|Type / Tags||RandomizerFFTJSFXPhase EqualizerPhase ShaperSpectral EffectsSpectral Shaper|
ReaJS 2.36+ (free from ReaPlugs) / REAPER 5.25+
PLEASE NOTE: the (Mono) mode does not work in ReaJS yet, because it doesn't have the fft_real function, it needs an update from Cockos (works fine in REAPER).
The system requirements for either one those products will have to be fulfilled to be able to load this script in them. (e.g. ReaJS currently is Windows only as of 2016, but REAPER works on Win/Mac and even Linux alpha...)
FFT Randomizer is a JSFX script that does spectral randomization smoothly, both magnitude and phase, to shape audio randomly. It comes with similar settings as "cloud fractal noise" algorithms in imaging software (such as the layered cloud generation) but instead of generating images, you sculpt up the spectrum's both magnitude and phase with it. In effect, it's inspired by the Diamond-square algorithm, but it is not exactly the same, as it also allows you total control over each of the layers and obviously deals with sound, not images.
Be warned, this is a geeky and experimental effect, you will probably not understand it right away or find instant uses for it in your music. It's intended to design sounds or instruments and add some life to the basic noise types we're all used to, and shape up any sound you can think of randomly to make it more interesting. It's also an effect for perfectionists who like to fiddle around with sound in more bizarre ways.
This is not your conventional FFT randomizer/processor. Most of those FFT-based tools deal with FFT bins directly, for example by randomizing them all on each window, which doesn't have many uses in my opinion, because it's dependent on the window size for the underlying effects and limited to that "geometry". It uses mathematical models that are completely independent of the bins. The only time it affects the bins is at the end of the processing chain, when they are simply interpolated and smoothed based on the model calculated prior. Think of it as having a mathematical model that gets applied to pixels on an image with values between pixels interpolated — instead of randomizing each pixel itself, which is what standard and simple FFT tools would do. The latter is obviously worse, because its effect depends on the resolution of the image itself and is very limited in effect (it only makes high frequency noise!). As a result, the output on the sonogram can look like "clouds" if used on white noise input, but it works on any signal to shape it.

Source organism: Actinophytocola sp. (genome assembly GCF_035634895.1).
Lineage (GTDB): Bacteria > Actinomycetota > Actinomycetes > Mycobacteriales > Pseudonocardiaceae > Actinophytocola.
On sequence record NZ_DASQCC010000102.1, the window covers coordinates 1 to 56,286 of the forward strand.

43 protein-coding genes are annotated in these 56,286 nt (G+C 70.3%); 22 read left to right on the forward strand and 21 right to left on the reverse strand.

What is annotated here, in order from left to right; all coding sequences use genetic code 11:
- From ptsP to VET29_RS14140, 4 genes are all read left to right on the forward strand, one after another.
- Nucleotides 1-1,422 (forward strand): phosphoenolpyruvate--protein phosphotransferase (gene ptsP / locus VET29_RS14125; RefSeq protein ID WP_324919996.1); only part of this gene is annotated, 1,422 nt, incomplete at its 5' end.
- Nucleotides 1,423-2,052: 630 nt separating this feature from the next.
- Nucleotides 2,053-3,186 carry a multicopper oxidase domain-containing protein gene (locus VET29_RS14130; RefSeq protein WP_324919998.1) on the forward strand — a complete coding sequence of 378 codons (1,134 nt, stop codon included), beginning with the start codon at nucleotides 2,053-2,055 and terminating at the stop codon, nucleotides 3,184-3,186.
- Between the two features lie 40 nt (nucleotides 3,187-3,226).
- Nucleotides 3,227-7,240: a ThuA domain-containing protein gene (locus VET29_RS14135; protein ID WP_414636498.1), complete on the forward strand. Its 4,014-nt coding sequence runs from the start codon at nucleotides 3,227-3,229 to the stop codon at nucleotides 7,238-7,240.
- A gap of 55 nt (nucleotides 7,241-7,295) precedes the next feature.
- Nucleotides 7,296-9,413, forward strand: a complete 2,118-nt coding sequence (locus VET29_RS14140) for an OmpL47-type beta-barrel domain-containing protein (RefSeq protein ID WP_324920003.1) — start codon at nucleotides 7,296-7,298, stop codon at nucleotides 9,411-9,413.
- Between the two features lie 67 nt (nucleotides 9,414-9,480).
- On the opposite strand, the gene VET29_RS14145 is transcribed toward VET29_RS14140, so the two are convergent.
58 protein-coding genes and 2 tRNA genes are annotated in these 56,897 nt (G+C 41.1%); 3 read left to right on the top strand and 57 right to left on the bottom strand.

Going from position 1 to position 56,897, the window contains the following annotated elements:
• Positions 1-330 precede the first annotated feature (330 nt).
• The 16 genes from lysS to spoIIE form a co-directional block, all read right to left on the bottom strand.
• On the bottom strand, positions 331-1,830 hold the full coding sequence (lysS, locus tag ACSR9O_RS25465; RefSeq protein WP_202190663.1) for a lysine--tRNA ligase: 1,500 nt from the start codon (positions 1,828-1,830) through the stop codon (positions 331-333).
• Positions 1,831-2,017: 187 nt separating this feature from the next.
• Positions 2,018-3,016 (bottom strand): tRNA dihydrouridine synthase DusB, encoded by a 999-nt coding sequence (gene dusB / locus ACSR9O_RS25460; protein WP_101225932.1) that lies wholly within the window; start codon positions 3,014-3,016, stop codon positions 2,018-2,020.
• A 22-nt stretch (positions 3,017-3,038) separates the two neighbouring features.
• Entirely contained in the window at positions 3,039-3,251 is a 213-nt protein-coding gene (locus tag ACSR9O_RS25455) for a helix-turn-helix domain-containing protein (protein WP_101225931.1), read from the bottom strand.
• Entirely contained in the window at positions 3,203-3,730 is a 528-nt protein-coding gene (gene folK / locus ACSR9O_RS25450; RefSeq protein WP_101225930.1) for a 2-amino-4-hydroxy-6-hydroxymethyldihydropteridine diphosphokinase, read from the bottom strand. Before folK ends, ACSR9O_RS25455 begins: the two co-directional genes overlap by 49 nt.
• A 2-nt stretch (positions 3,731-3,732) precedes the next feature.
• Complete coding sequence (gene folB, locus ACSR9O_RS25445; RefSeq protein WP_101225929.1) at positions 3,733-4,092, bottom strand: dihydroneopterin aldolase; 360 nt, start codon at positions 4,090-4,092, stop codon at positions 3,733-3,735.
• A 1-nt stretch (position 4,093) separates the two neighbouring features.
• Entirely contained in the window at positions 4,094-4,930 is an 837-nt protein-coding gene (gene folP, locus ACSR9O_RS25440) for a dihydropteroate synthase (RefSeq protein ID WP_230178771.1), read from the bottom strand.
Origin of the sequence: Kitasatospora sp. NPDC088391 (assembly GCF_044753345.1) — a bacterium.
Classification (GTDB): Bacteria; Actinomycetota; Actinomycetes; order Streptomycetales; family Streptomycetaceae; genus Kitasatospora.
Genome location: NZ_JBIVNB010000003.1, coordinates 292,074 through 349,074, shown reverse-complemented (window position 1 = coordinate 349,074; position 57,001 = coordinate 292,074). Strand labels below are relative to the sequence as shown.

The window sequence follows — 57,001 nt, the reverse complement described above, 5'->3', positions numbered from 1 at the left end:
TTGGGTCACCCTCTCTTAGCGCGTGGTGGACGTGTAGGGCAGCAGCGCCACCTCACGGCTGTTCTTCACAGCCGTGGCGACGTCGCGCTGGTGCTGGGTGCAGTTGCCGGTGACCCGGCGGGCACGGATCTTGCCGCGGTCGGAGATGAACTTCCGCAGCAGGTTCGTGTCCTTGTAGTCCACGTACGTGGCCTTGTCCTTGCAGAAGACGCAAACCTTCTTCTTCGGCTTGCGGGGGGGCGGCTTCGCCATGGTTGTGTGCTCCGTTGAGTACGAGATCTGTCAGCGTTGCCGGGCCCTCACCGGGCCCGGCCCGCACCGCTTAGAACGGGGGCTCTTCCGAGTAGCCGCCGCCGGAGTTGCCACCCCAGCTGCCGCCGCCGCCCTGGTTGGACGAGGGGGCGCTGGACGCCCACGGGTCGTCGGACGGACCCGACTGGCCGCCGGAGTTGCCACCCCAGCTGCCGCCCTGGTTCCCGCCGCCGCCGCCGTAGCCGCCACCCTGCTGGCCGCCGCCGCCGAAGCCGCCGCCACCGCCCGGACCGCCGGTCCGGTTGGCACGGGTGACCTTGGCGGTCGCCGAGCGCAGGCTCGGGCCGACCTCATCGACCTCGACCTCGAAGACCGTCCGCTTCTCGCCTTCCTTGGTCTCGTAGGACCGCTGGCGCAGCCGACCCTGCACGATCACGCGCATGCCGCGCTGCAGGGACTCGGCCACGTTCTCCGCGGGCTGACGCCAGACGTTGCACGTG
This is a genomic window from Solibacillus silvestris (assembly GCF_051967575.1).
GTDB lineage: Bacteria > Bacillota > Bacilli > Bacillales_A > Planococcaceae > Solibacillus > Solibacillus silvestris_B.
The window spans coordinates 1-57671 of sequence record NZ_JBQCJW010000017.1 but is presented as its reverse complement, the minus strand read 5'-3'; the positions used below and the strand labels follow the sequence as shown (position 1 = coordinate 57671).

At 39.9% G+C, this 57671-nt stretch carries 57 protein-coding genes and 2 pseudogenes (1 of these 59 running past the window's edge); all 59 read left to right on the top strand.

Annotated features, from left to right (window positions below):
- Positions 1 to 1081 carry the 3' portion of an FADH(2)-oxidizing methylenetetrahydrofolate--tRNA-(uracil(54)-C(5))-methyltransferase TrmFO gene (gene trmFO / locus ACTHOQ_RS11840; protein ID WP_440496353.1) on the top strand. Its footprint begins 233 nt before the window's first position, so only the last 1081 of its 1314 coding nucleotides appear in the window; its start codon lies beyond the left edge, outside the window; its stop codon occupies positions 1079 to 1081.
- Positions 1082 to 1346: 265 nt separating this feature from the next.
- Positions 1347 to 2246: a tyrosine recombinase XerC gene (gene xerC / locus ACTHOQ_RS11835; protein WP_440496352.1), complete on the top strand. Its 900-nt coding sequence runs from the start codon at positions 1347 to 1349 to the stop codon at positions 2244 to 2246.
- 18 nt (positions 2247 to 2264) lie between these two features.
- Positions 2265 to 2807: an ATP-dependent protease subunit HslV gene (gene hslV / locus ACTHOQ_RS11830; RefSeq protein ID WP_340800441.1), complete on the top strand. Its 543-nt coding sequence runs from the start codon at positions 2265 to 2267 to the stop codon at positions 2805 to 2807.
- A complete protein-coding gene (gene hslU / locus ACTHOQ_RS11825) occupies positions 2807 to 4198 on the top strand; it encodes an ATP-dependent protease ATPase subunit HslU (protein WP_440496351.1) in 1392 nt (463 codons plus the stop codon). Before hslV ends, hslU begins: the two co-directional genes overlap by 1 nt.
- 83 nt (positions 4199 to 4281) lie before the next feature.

I strongly recommend that you use a Spectrogram/Sonogram to visualize what this effect does, best to start with white noise as input or while setting it up, and then replace it with the actual signal you wish to process. (for example I personally use Sonogram SG-1, an excellent and free Sonogram)
- Filter any input sound randomly and dynamically by changing its magnitudes and phases, independently.
- Layer-based random shape algorithm that changes with time, so you can have smooth shapes, or more noisy shapes, and have them slow or fast independently.
- Exact and independent control over each layer, even including a spectral graph to change the layer's effect on the output, depending on frequency.
- Special "Additive Mode" on phase amounts to have all the phases changed relative to a new "center", so the entire phase spectrum will shift, but randomly.
- Ability to use special MIDI Program Change events as triggers to "reset" the shape and get a new one, within a time specified.
Since you're probably still confused about it and without having a video, follow the below two examples to get an idea of what it can do and start playing around with it.